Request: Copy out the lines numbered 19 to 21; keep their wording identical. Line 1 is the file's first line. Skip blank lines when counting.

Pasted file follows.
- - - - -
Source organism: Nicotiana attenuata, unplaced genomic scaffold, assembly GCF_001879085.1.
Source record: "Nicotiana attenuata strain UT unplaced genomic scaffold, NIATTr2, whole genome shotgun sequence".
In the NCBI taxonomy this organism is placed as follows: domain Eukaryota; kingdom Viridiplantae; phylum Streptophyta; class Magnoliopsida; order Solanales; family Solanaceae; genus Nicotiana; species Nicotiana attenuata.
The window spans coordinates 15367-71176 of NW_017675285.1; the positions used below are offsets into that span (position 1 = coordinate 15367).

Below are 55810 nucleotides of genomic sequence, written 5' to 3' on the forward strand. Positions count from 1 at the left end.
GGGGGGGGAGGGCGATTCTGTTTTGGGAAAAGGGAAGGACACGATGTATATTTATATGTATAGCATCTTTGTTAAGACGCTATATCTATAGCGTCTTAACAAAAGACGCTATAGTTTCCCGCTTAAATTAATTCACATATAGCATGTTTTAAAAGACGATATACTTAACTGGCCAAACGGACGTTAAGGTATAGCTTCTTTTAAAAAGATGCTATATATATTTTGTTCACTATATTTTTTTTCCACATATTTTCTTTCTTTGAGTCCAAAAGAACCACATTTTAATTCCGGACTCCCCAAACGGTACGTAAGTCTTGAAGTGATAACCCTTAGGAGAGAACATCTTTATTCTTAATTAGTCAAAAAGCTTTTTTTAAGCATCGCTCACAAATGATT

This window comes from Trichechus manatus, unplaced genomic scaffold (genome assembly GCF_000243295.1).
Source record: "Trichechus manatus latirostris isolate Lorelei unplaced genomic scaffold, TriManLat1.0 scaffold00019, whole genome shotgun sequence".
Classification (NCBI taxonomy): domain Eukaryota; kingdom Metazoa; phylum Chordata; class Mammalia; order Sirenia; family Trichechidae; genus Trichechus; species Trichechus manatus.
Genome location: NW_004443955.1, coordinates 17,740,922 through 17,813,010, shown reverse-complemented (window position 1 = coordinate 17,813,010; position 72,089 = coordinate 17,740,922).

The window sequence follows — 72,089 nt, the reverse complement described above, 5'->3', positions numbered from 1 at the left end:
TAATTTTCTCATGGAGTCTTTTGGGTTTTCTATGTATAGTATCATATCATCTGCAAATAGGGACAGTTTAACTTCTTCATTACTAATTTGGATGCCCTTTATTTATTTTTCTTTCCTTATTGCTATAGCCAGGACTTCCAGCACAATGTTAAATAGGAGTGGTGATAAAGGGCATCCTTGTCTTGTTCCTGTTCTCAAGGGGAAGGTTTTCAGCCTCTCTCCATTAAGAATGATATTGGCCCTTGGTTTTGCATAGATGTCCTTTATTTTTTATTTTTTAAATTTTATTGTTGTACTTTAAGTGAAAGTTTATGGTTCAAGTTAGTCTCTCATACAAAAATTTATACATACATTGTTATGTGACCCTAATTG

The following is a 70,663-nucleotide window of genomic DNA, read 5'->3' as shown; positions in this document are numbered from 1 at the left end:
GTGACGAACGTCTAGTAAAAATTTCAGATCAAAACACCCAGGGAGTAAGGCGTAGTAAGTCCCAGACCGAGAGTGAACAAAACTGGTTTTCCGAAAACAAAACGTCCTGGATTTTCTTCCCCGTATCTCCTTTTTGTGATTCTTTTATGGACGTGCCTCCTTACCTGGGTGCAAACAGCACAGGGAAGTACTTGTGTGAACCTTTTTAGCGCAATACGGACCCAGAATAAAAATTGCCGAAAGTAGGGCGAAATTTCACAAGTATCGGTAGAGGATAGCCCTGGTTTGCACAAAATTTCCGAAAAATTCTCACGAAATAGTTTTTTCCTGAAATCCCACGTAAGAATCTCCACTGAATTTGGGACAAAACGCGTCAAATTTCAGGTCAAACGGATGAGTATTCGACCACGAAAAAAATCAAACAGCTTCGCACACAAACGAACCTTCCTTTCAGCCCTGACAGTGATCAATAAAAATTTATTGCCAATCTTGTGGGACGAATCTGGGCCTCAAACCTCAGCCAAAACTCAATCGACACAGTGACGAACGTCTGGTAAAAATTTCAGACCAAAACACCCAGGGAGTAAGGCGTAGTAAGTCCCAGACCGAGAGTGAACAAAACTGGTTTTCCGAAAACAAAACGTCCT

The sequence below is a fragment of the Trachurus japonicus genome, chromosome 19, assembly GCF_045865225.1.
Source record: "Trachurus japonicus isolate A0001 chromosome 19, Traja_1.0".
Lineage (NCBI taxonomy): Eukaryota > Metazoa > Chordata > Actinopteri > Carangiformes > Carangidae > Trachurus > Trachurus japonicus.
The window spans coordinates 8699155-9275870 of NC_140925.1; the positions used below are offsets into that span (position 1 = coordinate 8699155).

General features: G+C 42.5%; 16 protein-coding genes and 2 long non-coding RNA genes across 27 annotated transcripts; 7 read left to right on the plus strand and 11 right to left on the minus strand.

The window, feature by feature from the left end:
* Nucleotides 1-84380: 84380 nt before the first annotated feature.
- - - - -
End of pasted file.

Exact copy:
General features: G+C 42.5%; 16 protein-coding genes and 2 long non-coding RNA genes across 27 annotated transcripts; 7 read left to right on the plus strand and 11 right to left on the minus strand.

The window, feature by feature from the left end:
* Nucleotides 1-84380: 84380 nt before the first annotated feature.